A local friend once lamented that what
Then I realised; my friend has two girls. And little girls actually care about what they wear. The Littleboys, like most men, are indifferent to fashion. They might occasionally have a yen for a particular colour, but mainly, clothes for them are about keeping warm and spilling food on. And putting them on in the morning is often the last thing they want to do; much more exciting to carry on building a Lego castle, watching Lazytown or throwing Shreddies around the kitchen. They have to be bribed and cajoled into putting on their clothing (the threat of ‘well, if you don’t want to get dressed, we won’t be able to go to the park’ usually does the trick.) Only this morning, Littleboy 1 ran into the kitchen stark naked at 9am and confronted the Ocado man with a cry of 'What are you doing, Man?
But then I discovered the scary power of branding. And guess what? If it’s a Bob the Builder jacket, or a Mr Men shirt, whaddya know? They want to wear it.
I was initially loathed, however, to go too far down this route. Although I’m not one of those mothers who dresses up little boys in old-fashioned brogues and stripy shirts like mini country squires (although I do have a weakness for stripy pyjamas from The Little White Company), I don’t want to see them kitted out in branded gear all the time.
And then the Doctor’s cousin, H, got a new job. When we first heard where, we couldn’t actually believe it. He is a product designer, and has worked at numerous cosmetics-type places over the years including The Body Shop and Revlon. But now…well, he managed to wangle himself a job at the BBC working on In the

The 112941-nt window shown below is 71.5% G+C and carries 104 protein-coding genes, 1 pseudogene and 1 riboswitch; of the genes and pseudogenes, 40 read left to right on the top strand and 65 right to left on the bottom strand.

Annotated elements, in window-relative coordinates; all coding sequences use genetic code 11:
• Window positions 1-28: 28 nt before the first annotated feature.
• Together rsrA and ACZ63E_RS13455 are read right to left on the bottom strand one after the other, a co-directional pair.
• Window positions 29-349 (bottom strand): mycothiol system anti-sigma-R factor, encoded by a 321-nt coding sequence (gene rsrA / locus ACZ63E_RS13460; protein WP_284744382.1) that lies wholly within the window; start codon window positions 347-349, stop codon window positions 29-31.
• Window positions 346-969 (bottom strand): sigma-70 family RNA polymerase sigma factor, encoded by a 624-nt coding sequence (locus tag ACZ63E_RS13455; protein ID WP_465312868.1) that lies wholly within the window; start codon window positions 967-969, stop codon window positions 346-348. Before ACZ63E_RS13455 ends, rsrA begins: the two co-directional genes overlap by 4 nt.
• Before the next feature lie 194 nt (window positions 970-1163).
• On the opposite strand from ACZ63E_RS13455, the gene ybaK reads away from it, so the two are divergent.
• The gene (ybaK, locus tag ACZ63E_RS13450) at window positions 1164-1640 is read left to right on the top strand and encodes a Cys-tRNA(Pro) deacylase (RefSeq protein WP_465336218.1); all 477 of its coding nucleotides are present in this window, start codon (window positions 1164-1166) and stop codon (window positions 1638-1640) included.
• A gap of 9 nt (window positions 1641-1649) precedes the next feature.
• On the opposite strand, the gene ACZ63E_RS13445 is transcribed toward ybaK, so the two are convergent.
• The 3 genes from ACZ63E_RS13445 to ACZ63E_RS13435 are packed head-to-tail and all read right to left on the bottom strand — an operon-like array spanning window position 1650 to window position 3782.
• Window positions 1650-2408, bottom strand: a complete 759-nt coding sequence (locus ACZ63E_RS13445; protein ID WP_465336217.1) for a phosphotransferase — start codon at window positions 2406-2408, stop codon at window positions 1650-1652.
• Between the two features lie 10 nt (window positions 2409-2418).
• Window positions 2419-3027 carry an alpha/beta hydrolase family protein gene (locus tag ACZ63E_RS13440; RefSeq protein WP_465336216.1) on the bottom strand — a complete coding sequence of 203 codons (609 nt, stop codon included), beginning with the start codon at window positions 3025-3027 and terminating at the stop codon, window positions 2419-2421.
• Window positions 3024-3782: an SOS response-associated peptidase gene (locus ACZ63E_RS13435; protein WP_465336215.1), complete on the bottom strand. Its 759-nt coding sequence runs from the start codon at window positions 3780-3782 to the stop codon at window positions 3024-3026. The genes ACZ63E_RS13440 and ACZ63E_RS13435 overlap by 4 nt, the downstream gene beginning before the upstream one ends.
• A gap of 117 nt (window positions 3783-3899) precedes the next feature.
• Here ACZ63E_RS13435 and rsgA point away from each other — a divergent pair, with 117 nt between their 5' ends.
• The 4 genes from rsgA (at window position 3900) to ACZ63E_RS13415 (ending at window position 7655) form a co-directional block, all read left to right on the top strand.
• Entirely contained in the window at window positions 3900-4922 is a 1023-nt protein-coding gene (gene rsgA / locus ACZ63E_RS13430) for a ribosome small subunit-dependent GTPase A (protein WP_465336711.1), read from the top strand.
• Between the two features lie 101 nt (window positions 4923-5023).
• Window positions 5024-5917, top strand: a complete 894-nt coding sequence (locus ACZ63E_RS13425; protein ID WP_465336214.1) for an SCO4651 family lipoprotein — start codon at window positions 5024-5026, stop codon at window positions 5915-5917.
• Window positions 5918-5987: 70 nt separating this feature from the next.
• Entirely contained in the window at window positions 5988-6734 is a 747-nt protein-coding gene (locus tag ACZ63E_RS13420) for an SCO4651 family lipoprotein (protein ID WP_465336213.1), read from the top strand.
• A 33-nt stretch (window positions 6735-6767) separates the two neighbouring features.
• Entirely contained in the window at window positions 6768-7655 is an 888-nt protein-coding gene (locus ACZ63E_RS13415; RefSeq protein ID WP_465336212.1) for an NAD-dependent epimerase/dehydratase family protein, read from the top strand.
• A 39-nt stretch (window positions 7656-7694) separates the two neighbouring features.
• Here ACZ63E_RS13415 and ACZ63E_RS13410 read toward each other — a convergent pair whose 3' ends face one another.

It sounds either like a dream job or the job from hell, (depending on how much Iggle Piggle you can take). For ‘research’, he walks around toy shops or watches episodes of ITNG. He got to meet the famed creator of ITNG and Teletubbies, Andrew Davenport. I imagine there are a few editorial meetings he has to attend regarding plot and character development. But how difficult can this be, considering that 95% of the show is the same every day? I mean it’s not going to be, OK this is ‘the one where Makka Pakka sleeps with Upsy Daisy because she and Iggle Piggle were on a break’, is it? Or ‘let’s have the Pinky Ponk crash, leaving the characters on a desert island inhabited by polar bears?’
In fact, Cousin H takes it all very seriously. The last time we met, he accosted me with a copy of Charlie and Lola magazine and started quizzing me about the Littleboys’ favourite TV programmes. (This seemed particularly surreal coming from a 35 year old single guy-about-town who has no kids and previously used to devote himself to Arsenal matches.)
But best of all, he gets access to all the gear. Last time he came to supper, he turned up with a great armful of Makka Pakka sweatshirts and Iggle Piggle tops. The Littleboys, who are big fans of ITNG, were delighted.
So getting them dressed when they are not in the mood for it is no longer a chore. If I ask them what they want to wear, they think for a minute and then declare ‘Pakka!’. Not only that, but they attract attention from other kids in the playground, who take delight in pointing out the characters. Instant popularity.
So I might just have to give in to the power of branding….and meanwhile Cousin H will be getting plenty more supper invitations.